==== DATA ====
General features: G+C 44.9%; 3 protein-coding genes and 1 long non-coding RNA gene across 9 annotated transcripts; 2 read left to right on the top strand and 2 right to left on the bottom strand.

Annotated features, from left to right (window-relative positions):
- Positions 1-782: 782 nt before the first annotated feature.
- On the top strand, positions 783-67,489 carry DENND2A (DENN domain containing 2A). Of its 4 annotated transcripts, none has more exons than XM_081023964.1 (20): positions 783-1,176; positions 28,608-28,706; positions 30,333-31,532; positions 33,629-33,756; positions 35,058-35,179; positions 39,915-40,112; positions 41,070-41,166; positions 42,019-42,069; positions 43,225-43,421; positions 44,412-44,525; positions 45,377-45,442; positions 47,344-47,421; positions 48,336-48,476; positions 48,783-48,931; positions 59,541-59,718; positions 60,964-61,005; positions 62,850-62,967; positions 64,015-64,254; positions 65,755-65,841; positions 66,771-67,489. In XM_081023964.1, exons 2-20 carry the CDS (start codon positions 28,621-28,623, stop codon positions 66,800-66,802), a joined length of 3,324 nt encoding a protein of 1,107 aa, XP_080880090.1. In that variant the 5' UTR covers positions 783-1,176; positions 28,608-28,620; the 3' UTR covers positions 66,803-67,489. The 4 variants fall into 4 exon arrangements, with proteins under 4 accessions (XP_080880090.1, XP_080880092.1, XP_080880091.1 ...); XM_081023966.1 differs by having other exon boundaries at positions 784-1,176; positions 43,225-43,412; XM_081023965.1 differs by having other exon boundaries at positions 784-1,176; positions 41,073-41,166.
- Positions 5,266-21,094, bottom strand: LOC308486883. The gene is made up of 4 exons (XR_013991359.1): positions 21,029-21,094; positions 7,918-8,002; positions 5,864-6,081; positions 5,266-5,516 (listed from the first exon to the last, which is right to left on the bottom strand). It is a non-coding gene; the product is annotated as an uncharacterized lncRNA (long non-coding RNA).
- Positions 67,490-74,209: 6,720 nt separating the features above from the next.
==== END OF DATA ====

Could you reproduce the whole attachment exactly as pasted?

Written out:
General features: G+C 44.9%; 3 protein-coding genes and 1 long non-coding RNA gene across 9 annotated transcripts; 2 read left to right on the top strand and 2 right to left on the bottom strand.

Annotated features, from left to right (window-relative positions):
- Positions 1-782: 782 nt before the first annotated feature.
- On the top strand, positions 783-67,489 carry DENND2A (DENN domain containing 2A). Of its 4 annotated transcripts, none has more exons than XM_081023964.1 (20): positions 783-1,176; positions 28,608-28,706; positions 30,333-31,532; positions 33,629-33,756; positions 35,058-35,179; positions 39,915-40,112; positions 41,070-41,166; positions 42,019-42,069; positions 43,225-43,421; positions 44,412-44,525; positions 45,377-45,442; positions 47,344-47,421; positions 48,336-48,476; positions 48,783-48,931; positions 59,541-59,718; positions 60,964-61,005; positions 62,850-62,967; positions 64,015-64,254; positions 65,755-65,841; positions 66,771-67,489. In XM_081023964.1, exons 2-20 carry the CDS (start codon positions 28,621-28,623, stop codon positions 66,800-66,802), a joined length of 3,324 nt encoding a protein of 1,107 aa, XP_080880090.1. In that variant the 5' UTR covers positions 783-1,176; positions 28,608-28,620; the 3' UTR covers positions 66,803-67,489. The 4 variants fall into 4 exon arrangements, with proteins under 4 accessions (XP_080880090.1, XP_080880092.1, XP_080880091.1 ...); XM_081023966.1 differs by having other exon boundaries at positions 784-1,176; positions 43,225-43,412; XM_081023965.1 differs by having other exon boundaries at positions 784-1,176; positions 41,073-41,166.
- Positions 5,266-21,094, bottom strand: LOC308486883. The gene is made up of 4 exons (XR_013991359.1): positions 21,029-21,094; positions 7,918-8,002; positions 5,864-6,081; positions 5,266-5,516 (listed from the first exon to the last, which is right to left on the bottom strand). It is a non-coding gene; the product is annotated as an uncharacterized lncRNA (long non-coding RNA).
- Positions 67,490-74,209: 6,720 nt separating the features above from the next.